DUC’s research has shown that wetland conservation is an important step toward stopping, and eventually reversing, water-related problems on the prairies. When it comes to policy, the devil is often in the details and DUC is working hard to ensure the new regulations are effective.

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Kailey Evans wanted young people in the area to know more about their watershed. She developed a plan to transform a dugout into a wetland.

Water quality is top of mind in Lockport, Man. The community is on the Red River, about 30 kilometres from Lake Winnipeg. Residents here must live with whatever happens upstream.

Kailey Evans, a local Grade 12 student, wanted young people in the area to know more about their watershed. With the help of two teachers, she developed a plan to transform a dugout into a wetland. The program became part of an existing outdoor classroom at Lockport School.

“For the project, we had to write a proposal that was submitted to the Caring for our Watersheds competition,” says Evans. The competition was created by Agrium, an agricultural products and services company, and is administered through the Oak Hammock Marsh Interpretive Centre.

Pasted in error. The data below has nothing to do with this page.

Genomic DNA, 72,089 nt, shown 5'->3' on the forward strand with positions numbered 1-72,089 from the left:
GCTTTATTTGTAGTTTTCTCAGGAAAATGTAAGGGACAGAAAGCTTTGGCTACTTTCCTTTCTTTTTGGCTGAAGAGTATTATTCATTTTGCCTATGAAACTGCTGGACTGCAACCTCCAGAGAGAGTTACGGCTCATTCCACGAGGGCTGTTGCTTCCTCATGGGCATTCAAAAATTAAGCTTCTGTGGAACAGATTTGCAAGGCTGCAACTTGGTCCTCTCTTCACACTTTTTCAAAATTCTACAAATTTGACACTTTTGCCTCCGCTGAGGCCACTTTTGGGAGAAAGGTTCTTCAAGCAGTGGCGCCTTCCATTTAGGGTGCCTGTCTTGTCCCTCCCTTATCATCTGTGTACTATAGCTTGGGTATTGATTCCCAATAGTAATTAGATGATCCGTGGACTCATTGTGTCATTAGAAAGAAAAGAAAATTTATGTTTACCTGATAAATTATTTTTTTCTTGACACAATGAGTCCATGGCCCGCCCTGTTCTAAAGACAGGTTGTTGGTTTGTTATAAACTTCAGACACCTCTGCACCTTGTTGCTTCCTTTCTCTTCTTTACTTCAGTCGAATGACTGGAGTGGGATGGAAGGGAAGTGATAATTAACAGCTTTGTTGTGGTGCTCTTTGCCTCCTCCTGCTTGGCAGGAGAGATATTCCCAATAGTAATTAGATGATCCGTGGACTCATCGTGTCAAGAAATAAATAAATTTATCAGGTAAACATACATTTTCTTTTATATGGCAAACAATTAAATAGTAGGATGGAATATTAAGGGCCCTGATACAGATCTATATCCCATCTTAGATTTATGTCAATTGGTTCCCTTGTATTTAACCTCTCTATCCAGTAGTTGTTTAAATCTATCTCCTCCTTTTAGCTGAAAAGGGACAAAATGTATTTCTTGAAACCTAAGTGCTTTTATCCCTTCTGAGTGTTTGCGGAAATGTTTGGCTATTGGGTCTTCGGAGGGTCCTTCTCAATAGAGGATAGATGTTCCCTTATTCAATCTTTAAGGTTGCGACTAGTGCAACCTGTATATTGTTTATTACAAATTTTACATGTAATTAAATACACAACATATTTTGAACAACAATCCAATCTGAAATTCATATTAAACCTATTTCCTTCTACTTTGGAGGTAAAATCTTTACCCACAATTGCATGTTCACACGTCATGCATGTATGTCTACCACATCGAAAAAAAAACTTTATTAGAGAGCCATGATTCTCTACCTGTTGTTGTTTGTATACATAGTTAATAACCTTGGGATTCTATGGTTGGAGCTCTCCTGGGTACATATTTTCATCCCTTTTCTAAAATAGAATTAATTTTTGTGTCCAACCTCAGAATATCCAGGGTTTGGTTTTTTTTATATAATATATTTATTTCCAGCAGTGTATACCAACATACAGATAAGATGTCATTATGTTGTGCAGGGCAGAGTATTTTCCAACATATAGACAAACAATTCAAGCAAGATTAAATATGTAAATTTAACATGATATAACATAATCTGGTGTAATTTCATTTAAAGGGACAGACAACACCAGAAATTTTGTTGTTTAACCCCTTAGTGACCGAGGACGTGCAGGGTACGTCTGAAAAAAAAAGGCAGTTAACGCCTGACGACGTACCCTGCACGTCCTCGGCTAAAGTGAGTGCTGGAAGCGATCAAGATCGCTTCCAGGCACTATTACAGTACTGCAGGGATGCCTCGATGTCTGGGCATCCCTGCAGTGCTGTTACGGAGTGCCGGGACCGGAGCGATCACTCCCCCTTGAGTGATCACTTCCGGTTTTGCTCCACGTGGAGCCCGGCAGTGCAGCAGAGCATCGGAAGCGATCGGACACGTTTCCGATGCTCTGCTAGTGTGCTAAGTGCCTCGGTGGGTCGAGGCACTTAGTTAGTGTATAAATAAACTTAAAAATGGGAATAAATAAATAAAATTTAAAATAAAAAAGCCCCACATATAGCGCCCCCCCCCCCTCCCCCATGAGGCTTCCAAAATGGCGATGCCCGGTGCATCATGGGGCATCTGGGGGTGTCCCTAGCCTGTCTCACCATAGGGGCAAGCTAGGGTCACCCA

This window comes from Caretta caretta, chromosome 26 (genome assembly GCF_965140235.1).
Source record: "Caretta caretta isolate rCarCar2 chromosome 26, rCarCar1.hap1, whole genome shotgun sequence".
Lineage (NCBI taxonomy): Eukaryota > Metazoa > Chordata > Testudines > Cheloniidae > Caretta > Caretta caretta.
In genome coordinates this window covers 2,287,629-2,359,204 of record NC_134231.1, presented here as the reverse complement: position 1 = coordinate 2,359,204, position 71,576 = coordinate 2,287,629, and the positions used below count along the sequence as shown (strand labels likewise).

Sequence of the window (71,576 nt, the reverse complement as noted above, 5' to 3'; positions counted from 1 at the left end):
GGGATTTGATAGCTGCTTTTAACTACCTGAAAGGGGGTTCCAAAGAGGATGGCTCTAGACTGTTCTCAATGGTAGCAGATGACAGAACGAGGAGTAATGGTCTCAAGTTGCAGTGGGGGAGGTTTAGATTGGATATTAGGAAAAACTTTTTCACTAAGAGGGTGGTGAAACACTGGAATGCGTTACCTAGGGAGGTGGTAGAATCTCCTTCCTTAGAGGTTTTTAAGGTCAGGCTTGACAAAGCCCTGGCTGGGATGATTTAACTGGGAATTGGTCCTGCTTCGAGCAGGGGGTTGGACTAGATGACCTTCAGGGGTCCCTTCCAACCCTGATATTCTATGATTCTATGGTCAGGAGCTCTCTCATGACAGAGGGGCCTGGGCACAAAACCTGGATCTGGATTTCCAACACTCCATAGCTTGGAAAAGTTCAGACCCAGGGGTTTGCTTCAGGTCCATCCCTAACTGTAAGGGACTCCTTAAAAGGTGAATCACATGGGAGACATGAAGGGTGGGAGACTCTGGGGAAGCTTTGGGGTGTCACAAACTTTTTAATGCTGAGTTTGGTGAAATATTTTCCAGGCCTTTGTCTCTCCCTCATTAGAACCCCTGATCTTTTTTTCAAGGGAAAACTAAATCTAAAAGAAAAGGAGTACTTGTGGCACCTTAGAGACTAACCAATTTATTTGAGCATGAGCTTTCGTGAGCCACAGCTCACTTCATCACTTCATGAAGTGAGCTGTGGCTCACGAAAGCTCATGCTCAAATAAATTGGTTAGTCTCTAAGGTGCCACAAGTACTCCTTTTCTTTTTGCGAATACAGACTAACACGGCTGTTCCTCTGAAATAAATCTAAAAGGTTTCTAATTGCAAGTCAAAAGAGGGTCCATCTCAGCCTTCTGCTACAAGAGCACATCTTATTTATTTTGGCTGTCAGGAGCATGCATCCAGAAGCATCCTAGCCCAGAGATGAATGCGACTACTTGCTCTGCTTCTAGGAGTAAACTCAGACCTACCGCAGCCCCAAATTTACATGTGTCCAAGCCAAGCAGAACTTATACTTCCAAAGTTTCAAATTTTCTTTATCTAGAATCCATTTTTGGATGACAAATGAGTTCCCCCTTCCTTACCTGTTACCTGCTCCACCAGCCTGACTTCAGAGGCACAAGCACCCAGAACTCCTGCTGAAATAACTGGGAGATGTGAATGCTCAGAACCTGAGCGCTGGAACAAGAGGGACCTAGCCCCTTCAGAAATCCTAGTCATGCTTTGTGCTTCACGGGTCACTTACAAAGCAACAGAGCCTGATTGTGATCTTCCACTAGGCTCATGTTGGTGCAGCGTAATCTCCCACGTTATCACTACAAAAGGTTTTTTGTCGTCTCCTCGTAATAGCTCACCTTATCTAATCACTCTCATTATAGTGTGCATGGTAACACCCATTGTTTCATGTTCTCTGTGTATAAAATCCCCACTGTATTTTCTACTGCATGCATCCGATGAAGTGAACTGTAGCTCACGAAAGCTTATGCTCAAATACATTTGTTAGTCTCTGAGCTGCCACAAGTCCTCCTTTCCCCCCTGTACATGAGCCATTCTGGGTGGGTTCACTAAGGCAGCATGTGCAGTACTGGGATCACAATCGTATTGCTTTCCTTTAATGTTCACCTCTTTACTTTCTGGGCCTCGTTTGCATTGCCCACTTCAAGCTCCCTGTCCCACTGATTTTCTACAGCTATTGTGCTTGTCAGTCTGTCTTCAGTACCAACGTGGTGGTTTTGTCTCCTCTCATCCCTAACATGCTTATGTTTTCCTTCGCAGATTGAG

Evans envisioned a hands-on learning environment. Students would learn about nature and the watershed with activities like net-dipping for bugs and water quality sampling.

“It makes a huge difference in the students’ awareness about the problems with the environment,” says Evans. “It also makes them aware that there is such a thing as the outdoors. Most people in this modern day are spending all their time inside.”

Evans presented her proposal to a panel of judges, and she won 2nd place. The prize money provided most of the funds needed to complete the dugout conversion in 2014. Now, the new wetland plays host to young critter-dippers and hopefully, future conservationists.